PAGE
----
Psalms 74-77 Surely the wrath of man shall praise you; the remnant of wrath you will put on like a belt

From Psalms 74-77

19 Psalms thumbToday’s psalm invites the reader to join with others that, in the teeth of seemingly overwhelming evidence, God will judge and set right the horrible endemic evil in human existence.

This post is part of my bible in a year series.

Passage and Comments

The Psalmist begins with Judah, Israel and Zion. He describes the glorious battles of the LORD.

1 In Judah God is known; his name is great in Israel.

2 His abode has been established in Salem, his dwelling place in Zion.

3 There he broke the flashing arrows, the shield, the sword, and the weapons of war. Selah (Ps 76.1-3)

‘Salem’ is an ancient poetic name for Jerusalem (cf. Gen 14:18). Zion is the mount within Jerusalem. The LORD is omnipresent, however the statements locate the presence and majesty of the LORD with his people in Israel.

The Psalmist begins to give reason for why his name is great and his abode established. His military victories.

4 Glorious are you, more majestic than the mountains full of prey.

5 The stouthearted were stripped of their spoil; they sank into sleep; all the men of war were unable to use their hands.

6 At your rebuke, O God of Jacob, both rider and horse lay stunned. (Ps 76.4-6)

The LORD is glorious and majestic. More so than the ‘mountains full of prey’.

Mountains convey strength and immovability. So is the LORD.

The Psalmist continues to describe the LORD’s military victories over his enemies. Its not clear which of the LORD’s victories the Psalmist describes. The omission of water may suggest the victory over Egypt in the Red sea may not be in mind.

7 But you, you are to be feared! Who can stand before you when once your anger is roused?

8 From the heavens you uttered judgment; the earth feared and was still,

9 when God arose to establish judgment, to save all the humble of the earth. Selah (Ps 76.7-9)

The Psalmist describes the sheer power of the LORD. None can stand against him once he is angered. The description mention the heavens and the earth. The LORD is God over all creation.

When he acts in judgment and anger he does so in order to protect the humble of the earth from the wicked.

10 Surely the wrath of man shall praise you; the remnant of wrath you will put on like a belt.

11 Make your vows to the LORD your God and perform them; let all around him bring gifts to him who is to be feared,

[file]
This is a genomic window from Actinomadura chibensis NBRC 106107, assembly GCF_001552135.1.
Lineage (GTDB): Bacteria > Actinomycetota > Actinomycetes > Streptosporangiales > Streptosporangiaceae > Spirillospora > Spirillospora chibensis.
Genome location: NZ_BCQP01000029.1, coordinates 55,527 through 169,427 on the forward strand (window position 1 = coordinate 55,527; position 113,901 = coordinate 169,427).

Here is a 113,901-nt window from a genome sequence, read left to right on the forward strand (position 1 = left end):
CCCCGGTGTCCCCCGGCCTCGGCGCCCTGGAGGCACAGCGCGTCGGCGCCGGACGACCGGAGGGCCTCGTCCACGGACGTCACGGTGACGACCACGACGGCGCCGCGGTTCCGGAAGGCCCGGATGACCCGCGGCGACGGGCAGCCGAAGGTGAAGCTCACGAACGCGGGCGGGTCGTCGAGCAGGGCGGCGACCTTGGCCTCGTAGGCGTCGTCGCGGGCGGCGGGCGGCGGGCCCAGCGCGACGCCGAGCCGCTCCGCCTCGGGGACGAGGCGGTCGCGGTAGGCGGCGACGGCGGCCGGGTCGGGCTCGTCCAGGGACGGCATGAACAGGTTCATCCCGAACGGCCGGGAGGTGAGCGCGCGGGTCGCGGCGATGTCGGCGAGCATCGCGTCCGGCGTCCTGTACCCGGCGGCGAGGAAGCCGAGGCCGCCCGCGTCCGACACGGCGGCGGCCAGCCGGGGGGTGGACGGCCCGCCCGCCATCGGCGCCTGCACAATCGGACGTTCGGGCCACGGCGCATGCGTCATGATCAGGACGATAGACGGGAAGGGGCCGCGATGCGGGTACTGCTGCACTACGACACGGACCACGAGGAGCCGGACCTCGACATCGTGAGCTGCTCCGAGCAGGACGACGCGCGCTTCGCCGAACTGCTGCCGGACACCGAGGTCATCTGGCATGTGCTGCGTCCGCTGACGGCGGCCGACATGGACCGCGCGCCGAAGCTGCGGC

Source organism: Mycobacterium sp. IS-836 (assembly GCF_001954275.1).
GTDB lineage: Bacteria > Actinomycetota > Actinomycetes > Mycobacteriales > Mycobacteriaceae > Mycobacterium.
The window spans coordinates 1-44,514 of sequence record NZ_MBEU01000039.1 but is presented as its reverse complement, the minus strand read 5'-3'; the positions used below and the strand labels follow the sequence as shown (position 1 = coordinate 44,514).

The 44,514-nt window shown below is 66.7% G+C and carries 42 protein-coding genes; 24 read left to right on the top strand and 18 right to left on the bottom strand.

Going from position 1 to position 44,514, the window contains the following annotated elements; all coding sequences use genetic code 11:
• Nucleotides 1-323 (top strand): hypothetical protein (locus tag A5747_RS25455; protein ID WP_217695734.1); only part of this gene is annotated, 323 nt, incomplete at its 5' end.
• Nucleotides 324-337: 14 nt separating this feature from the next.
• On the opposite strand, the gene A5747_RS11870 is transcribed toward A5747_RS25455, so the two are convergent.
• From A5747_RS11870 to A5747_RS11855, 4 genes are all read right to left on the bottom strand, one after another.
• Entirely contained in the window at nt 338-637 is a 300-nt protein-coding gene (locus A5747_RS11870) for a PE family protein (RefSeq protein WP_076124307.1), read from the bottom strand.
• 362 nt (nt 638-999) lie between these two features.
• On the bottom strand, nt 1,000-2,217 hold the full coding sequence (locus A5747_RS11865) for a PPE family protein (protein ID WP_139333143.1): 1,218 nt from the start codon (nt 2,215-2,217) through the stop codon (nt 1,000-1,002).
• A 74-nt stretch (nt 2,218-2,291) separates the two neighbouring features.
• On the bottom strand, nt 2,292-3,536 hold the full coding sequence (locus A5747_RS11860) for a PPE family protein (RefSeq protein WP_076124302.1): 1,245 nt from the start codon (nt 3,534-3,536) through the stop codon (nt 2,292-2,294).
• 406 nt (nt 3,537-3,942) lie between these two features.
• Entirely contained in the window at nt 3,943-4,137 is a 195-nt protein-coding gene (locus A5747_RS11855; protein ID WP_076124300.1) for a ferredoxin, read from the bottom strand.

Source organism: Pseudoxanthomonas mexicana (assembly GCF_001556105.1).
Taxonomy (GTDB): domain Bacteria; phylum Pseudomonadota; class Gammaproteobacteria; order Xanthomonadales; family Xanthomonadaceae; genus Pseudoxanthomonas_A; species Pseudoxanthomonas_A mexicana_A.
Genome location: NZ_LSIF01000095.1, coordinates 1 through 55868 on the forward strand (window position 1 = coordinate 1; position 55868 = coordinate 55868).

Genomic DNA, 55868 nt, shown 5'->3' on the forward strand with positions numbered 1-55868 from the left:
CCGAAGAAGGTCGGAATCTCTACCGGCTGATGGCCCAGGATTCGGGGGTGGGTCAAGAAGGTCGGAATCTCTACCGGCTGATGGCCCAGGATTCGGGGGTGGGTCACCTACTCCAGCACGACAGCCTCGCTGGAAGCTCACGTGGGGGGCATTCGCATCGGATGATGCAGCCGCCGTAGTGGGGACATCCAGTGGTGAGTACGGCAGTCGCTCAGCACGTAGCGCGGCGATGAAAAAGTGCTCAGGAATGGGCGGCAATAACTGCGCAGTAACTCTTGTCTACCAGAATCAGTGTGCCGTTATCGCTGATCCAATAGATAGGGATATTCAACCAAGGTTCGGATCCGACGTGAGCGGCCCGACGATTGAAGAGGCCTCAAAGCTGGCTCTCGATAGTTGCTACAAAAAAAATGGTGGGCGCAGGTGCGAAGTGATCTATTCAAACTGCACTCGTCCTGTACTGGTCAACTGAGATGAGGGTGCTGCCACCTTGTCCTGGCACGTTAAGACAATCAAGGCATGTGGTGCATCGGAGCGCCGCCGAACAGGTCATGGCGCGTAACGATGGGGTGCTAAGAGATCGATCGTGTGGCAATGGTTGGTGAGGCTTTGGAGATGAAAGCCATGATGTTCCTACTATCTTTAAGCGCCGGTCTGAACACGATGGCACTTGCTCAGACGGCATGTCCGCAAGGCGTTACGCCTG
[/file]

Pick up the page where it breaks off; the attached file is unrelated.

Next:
12 who cuts off the spirit of princes, who is to be feared by the kings of the earth. (Ps 76.10-12)

The translation and meaning of verse 10 is difficult. The verse suggests the LORD works through people to fight his battles.

The ‘wrath of man’ shall praise him. Those he uses in his wrath shall praise him and glorify him as LORD. ‘The remnant of wrath’, the term ‘remnant’ normally describes a group of people the LORD has reserved for himself. He ‘will put on like a belt’. Quite often the clothing imagery describes how a person acts and behaves. Again the LORD is working through people to defeat his enemies.

The Psalmist ends exhorting the people to fulfill their vows to the LORD and bring him gifts in thankfulness. They should do this because God is mighty and destroys the powers of this world. Princes and Kings of the earth alike.

Story of Israel

Click to enlarge.
Click to enlarge.

“Ps 76 does not specifically refer to Yahweh as ending war or to the age when “nation will not again go to war against nation, neither will they learn war any more” (Isa 2:4). Still, it is clearly the intent of the psalm to show that warlike powers are helpless before Yahweh, who delivers the poor and whom all kings will fear. The OT seems to say more about war than about peace, but it always sees peace as Yahweh’s goal. Its visions of the age when Yahweh’s will is brought about on earth include a peaceful world worshiping him (Zech 14:16; Isa 11:6–9), and one of the generally accepted titles of the messiah is “Prince of Peace” (Isa 9:6).” (Tate, M.E., 1998. Psalms 51–100, Dallas: Word, Incorporated.)

Story of Jesus

The Psalm certainly encourages us to be on the LORD’s good side. It refers to salvation and judgment.  In the gospel, Jesus came to save. When He returns He will judge.

44 And Jesus cried out and said, “Whoever believes in me, believes not in me but in him who sent me. 45 And whoever sees me sees him who sent me. 46 I have come into the world as light, so that whoever believes in me may not remain in darkness. 47 If anyone hears my words and does not keep them, I do not judge him; for I did not come to judge the world but to save the world.

48 The one who rejects me and does not receive my words has a judge; the word that I have spoken will judge him on the last day.

49 For I have not spoken on my own authority, but the Father who sent me has himself given me a commandment—what to say and what to speak. 50 And I know that his commandment is eternal life. What I say, therefore, I say as the Father has told me.” (Jn 12.44-50)

Have you been saved by Jesus? Will you be judged by him?

The Psalm finishes with an exhortation to fulfill our vows [promises] to the LORD and give him gifts because he is to be feared. What could this look like for you?

Copyright © Joshua Washington and thescripturesays, 2016. All Rights Reserved.